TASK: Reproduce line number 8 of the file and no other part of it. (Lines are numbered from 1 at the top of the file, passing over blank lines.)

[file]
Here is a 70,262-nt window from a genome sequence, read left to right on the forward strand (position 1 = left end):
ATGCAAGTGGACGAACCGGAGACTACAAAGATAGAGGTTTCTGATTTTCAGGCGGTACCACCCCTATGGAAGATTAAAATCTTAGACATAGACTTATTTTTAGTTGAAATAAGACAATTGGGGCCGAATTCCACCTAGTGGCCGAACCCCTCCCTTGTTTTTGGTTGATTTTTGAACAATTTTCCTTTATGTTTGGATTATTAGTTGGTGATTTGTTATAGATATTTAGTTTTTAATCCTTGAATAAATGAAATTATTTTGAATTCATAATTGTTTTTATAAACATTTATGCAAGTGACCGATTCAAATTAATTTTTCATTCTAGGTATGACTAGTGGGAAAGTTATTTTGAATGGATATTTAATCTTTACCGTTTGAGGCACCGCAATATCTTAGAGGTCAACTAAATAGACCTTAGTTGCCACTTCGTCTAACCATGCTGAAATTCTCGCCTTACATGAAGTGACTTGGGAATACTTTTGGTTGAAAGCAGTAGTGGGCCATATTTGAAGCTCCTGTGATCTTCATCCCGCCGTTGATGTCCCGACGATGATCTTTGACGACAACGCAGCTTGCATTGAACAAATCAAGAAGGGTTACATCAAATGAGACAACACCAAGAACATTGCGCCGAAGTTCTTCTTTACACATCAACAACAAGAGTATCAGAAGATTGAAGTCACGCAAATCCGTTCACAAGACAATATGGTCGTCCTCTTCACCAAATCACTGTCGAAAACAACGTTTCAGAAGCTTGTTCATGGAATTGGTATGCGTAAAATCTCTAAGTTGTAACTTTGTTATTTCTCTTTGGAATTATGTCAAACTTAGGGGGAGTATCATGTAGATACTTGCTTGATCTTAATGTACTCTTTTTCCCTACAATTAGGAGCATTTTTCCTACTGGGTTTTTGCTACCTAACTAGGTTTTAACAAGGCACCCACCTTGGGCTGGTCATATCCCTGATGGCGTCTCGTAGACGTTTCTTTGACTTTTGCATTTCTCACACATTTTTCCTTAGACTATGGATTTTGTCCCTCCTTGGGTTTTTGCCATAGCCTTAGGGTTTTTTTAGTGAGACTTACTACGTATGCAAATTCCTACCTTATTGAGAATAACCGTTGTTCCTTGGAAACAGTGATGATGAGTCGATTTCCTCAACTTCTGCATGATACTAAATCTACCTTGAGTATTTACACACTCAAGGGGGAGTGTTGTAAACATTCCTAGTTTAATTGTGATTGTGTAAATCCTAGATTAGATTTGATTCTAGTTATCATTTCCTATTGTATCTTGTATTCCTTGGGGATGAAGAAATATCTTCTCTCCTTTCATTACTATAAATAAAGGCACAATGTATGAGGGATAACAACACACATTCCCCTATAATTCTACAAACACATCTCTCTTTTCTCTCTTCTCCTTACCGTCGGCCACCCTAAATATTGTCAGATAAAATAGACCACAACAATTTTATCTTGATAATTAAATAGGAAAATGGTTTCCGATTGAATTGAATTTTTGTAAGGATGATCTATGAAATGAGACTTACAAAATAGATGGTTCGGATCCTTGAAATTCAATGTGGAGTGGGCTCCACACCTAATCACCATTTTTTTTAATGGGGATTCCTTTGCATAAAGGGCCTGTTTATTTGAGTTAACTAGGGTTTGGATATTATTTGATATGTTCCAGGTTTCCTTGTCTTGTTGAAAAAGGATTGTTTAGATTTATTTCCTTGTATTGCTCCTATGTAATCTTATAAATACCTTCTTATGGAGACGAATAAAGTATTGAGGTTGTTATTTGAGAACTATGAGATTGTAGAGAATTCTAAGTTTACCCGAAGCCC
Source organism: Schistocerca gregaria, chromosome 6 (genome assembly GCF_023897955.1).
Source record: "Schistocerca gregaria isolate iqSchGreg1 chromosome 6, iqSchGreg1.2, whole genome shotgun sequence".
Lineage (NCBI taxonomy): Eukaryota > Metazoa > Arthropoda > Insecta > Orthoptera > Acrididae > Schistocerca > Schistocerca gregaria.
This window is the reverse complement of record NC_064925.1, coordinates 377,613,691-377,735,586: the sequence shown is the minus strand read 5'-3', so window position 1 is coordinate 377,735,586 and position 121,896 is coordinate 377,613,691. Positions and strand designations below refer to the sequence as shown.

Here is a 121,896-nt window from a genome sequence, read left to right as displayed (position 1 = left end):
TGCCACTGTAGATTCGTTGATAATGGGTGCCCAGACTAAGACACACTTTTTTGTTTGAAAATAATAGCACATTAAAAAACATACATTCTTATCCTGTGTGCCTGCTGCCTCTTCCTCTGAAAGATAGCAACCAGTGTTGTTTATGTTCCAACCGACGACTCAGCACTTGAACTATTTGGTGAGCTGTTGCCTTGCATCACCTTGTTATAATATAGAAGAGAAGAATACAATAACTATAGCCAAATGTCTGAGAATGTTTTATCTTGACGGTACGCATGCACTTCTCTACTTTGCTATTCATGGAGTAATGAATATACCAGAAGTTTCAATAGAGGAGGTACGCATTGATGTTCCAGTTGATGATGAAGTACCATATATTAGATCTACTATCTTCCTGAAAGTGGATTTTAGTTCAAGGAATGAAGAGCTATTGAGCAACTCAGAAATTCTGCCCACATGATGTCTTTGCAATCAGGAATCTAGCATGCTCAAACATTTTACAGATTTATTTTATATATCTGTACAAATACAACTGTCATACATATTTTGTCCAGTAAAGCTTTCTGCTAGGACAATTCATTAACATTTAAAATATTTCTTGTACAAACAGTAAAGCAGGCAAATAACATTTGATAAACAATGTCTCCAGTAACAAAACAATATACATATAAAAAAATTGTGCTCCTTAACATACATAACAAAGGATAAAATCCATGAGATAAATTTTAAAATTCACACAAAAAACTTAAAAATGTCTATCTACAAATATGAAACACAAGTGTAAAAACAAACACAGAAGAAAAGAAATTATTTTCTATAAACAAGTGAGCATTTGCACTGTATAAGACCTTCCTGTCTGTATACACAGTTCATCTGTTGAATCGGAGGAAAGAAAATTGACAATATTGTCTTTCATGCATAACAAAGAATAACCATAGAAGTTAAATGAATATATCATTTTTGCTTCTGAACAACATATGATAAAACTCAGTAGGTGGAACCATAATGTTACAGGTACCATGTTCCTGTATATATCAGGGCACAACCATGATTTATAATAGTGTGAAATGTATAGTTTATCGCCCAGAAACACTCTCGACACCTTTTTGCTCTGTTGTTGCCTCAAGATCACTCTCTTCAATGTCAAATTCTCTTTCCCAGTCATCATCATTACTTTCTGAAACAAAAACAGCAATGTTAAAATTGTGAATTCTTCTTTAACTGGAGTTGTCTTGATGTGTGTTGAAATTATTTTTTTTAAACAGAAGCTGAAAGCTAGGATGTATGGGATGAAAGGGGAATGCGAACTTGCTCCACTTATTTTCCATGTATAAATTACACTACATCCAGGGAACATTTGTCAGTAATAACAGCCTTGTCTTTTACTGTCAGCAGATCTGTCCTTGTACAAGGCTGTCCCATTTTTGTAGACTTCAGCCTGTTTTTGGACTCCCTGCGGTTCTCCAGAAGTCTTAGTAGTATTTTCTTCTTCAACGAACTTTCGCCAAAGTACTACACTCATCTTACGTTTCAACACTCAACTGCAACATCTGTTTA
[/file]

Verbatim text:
TGCCACTGTAGATTCGTTGATAATGGGTGCCCAGACTAAGACACACTTTTTTGTTTGAAAATAATAGCACATTAAAAAACATACATTCTTATCCTGTGTGCCTGCTGCCTCTTCCTCTGAAAGATAGCAACCAGTGTTGTTTATGTTCCAACCGACGACTCAGCACTTGAACTATTTGGTGAGCTGTTGCCTTGCATCACCTTGTTATAATATAGAAGAGAAGAATACAATAACTATAGCCAAATGTCTGAGAATGTTTTATCTTGACGGTACGCATGCACTTCTCTACTTTGCTATTCATGGAGTAATGAATATACCAGAAGTTTCAATAGAGGAGGTACGCATTGATGTTCCAGTTGATGATGAAGTACCATATATTAGATCTACTATCTTCCTGAAAGTGGATTTTAGTTCAAGGAATGAAGAGCTATTGAGCAACTCAGAAATTCTGCCCACATGATGTCTTTGCAATCAGGAATCTAGCATGCTCAAACATTTTACAGATTTATTTTATATATCTGTACAAATACAACTGTCATACATATTTTGTCCAGTAAAGCTTTCTGCTAGGACAATTCATTAACATTTAAAATATTTCTTGTACAAACAGTAAAGCAGGCAAATAACATTTGATAAACAATGTCTCCAGTAACAAAACAATATACATATAAAAAAATTGTGCTCCTTAACATACATAACAAAGGATAAAATCCATGAGATAAATTTTAAAATTCACACAAAAAACTTAAAAATGTCTATCTACAAATATGAAACACAAGTGTAAAAACAAACACAGAAGAAAAGAAATTATTTTCTATAAACAAGTGAGCATTTGCACTGTATAAGACCTTCCTGTCTGTATACACAGTTCATCTGTTGAATCGGAGGAAAGAAAATTGACAATATTGTCTTTCATGCATAACAAAGAATAACCATAGAAGTTAAATGAATATATCATTTTTGCTTCTGAACAACATATGATAAAACTCAGTAGGTGGAACCATAATGTTACAGGTACCATGTTCCTGTATATATCAGGGCACAACCATGATTTATAATAGTGTGAAATGTATAGTTTATCGCCCAGAAACACTCTCGACACCTTTTTGCTCTGTTGTTGCCTCAAGATCACTCTCTTCAATGTCAAATTCTCTTTCCCAGTCATCATCATTACTTTCTGAAACAAAAACAGCAATGTTAAAATTGTGAATTCTTCTTTAACTGGAGTTGTCTTGATGTGTGTTGAAATTATTTTTTTTAAACAGAAGCTGAAAGCTAGGATGTATGGGATGAAAGGGGAATGCGAACTTGCTCCACTTATTTTCCATGTATAAATTACACTACATCCAGGGAACATTTGTCAGTAATAACAGCCTTGTCTTTTACTGTCAGCAGATCTGTCCTTGTACAAGGCTGTCCCATTTTTGTAGACTTCAGCCTGTTTTTGGACTCCCTGCGGTTCTCCAGAAGTCTTAGTAGTATTTTCTTCTTCAACGAACTTTCGCCAAAGTACTACACTCATCTTACGTTTCAACACTCAACTGCAACATCTGTTTA